"I'm not sure about other awards but a national award is important to me because it's a state honour that the country bestows on you. It is a great moment when the president gives you the award," he said.

Wednesday, September 15, 2010

Rahman is musically just extraordinary, says Danny Boyle

Rahman is musically just extraordinary, says Danny BoyleA.R. Rahman is just incomparable as a music composer, says "Slumdog Millionaire" director Danny Boyle, adding that the Indian music maestro has created "deliberatively manipulated moods" for his new film "127 Hours".

Rahman, who won two Academy Awards for doing the soundtrack for "Slumdog Millionaire" in 2008, came in for high praise for his music in Boyle's new film "127 Hours" which premiered at the Toronto Film Festival (TIFF) currently under way here.

"It is quite rare to watch someone who is so musically just extraordinary really...and he inhabited the world (in '127 Hours') we are trying create silence with...sometimes there is silence, but sometimes it is a kind of ambience silence he created," said Boyle of Rahman.

"And all the time, Rahman created very deliberatively manipulated moods to reflect his characters or pushed in through something."

The British director said soundtrack is the most vital part of a movie. "It doesn't matter what we all do visually. One thing I have learnt in my career is that 70 percent of the movie is sound. Cinematographers will hate it....but it is absolutely true.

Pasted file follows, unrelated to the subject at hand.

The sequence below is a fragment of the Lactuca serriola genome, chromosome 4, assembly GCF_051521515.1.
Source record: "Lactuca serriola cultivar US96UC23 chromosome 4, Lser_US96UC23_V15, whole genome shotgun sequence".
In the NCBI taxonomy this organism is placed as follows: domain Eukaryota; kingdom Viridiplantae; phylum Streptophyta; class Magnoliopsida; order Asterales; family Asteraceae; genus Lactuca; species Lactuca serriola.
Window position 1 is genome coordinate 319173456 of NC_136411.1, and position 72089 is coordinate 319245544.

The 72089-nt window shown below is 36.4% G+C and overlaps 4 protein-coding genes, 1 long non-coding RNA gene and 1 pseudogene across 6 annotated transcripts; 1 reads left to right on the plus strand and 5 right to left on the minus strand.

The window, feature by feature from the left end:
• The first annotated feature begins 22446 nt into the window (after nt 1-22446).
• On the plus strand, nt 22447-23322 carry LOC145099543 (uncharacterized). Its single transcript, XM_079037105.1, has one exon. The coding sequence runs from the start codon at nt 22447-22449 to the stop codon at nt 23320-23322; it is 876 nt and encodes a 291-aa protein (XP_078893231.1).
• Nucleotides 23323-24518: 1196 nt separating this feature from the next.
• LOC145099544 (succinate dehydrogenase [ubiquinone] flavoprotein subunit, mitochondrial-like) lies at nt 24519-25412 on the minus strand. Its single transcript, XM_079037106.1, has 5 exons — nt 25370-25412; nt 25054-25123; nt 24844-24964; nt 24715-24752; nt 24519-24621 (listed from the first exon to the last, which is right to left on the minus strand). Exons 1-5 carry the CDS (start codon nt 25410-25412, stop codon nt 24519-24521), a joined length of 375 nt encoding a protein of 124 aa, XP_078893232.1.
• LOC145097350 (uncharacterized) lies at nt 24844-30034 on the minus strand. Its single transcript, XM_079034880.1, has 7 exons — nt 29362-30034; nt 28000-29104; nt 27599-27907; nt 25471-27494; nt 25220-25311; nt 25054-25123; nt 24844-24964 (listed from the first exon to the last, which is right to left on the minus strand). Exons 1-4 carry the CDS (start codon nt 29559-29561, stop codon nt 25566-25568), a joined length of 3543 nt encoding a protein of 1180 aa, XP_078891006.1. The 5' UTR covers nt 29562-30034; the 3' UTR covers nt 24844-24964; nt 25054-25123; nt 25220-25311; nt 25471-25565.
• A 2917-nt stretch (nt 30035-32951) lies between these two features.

"It is an ordinary piece of advice I always give to filmmakers - who are starting off - to save some money for the sound with you. At the end, it is extraordinary how it (sound) means to people."

"127 Hours" is a real-life 127-hour-long nightmare of American accomplished climber Aron Ralston who embarked on a solo adventure in 2003 and ended up trapped inside a deep canyon in Utah state, with his right arm crushed by a boulder.

During his relentless struggle to free his arm from beneath the boulder, he ran out of water and drank his own urine to survive. After failing to cut off the trapped arm and losing all hope of ever getting out alive, he started videotaping his last hours. Finally, he managed to cut off his arm to free himself after five days.

"The Pineapple Express" star James Franco plays the role of Aron Ralston in this compelling film with powerful cinematography and soundtrack.

Sunday, September 12, 2010

Hindi Movie 'Crook' Music Review

Hindi Movie 'Crook' Music ReviewFilm: "Crook"; Music Director: Pritam Chakroborty; Lyricist: Kumaar; Singers: Babbu Mann, Suzanne D Mello, Neeraj Shridhar, Nikhil Dsouza, KK and Mohit Chauhan; Rating:***

Music composer Pritam Chakroborty, who is a favourite of the Bhatt camp, brings forth another likeable soundtrack in forthcoming film "Crook". Even though the compositions fall under his signature style and not much experimentation is involved, the tracks do have the potential of getting noticed.

Directed by Mohit Suri, the film stars Emraan Hashmi. The album boasts of eight tracks.

The soundtrack begins on an upbeat note with "Challa", a song soaked in Punjabi flavour. It's an energetic, foot-tapping number that holds the interest of the listener. Sung by Babbu Mann and Suzanne D Mello, it surely is a good start to the album.

The song also has a remixed version.

The mood of the album then shifts to a soft, romantic track "Mere bina", sung by Nikhil DSouza. The song has influences of rock that gives it an edge and makes it interesting.